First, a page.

What course did the communal society at Zoar take when the Civil War broke out? As an article of faith, the German Pietist group opposed war, yet had also become a strong supporter of the Union.
Some of Zoar’s young men remained conscientious objectors to war, others became—as it were—conscientious participators. What is remarkable is the community’s attempt to show compassion and charity to all its individual members, regardless of the path that each felt compelled to follow.
The documentary trail to the outcome of this story can be followed in the Ohio Historical Society Archives. The pertinent documents (in English translation) appear with commentary in Zoar in the Civil War (Kent State University Press, 2007).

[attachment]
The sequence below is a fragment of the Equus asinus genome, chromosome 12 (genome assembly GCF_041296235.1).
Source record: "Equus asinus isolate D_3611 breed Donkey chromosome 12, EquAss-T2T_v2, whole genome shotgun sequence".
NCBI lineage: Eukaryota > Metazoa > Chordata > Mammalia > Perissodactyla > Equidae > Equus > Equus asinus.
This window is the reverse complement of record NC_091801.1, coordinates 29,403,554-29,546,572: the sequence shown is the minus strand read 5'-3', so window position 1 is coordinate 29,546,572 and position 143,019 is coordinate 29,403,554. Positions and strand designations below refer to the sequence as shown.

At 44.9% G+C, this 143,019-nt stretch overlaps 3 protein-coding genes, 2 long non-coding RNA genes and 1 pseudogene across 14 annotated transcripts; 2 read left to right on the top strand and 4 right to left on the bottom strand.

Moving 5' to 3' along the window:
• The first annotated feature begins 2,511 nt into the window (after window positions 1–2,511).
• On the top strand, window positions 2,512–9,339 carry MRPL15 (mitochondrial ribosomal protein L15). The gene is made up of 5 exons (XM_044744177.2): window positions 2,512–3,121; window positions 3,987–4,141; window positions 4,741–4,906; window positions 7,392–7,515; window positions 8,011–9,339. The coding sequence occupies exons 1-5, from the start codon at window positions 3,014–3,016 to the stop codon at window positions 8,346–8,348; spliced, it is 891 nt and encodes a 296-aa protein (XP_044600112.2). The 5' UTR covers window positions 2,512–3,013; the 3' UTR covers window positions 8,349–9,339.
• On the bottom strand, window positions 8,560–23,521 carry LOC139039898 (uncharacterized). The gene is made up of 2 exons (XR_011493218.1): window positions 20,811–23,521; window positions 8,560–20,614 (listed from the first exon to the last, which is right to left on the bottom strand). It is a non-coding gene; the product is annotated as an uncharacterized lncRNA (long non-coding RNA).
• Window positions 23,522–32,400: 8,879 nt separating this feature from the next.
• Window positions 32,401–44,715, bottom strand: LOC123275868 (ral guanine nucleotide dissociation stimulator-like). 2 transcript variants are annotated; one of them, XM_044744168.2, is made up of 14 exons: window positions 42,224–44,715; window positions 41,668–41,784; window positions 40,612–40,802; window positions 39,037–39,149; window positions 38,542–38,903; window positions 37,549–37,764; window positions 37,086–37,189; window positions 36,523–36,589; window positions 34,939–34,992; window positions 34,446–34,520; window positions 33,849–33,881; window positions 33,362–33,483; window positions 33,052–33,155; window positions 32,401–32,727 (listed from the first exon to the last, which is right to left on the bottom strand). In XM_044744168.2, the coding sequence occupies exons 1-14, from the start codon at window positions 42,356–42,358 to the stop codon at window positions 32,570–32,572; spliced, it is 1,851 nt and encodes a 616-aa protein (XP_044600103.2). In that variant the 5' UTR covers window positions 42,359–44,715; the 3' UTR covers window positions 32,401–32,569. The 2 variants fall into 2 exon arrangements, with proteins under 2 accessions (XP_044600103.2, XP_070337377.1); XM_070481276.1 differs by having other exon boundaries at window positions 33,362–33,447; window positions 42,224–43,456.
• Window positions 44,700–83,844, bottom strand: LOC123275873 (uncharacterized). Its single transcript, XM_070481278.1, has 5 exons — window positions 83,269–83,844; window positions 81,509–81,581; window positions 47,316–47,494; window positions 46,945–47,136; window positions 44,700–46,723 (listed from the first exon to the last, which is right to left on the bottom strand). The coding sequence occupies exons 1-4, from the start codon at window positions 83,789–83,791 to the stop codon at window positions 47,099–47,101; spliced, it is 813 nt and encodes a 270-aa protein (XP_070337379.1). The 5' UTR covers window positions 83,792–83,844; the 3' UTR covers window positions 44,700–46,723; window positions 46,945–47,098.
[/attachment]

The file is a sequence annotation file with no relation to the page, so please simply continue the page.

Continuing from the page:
Only a few years prior to publication of this book, the OHS Archives acquired the Jack and Pat Adamson Collection (MSS 1276), a monumental addition to the Society of Zoar Records (MSS 110), the Nixon Family Papers (MSS 680), and other unique manuscript collections held at the OHS Archives.
There is also a wonderful caches of images relating to Zoar in and around the time of the Civil War. Among these is a photo of veterans of the war (four from Zoar) wearing their Grand Army of the Republic medals. (MSS 110, AL01762) Another photo shows veteran Anton Burkhart with an American flag bearing the names of men from Zoar who served in the Civil War. (Collection P 365, AL00854)
Because of the excellent preservation, cataloging, and technical services of the OHS Archives, it was possible to reproduce these and a number of other pertinent photos in Zoar in the Civil War. Whether in the recovery of texts, images, or other forms of historical documentation, books like Zoar in the Civil War are as much a tribute to the OHS Archives and its staff as to the scholars who use its resources.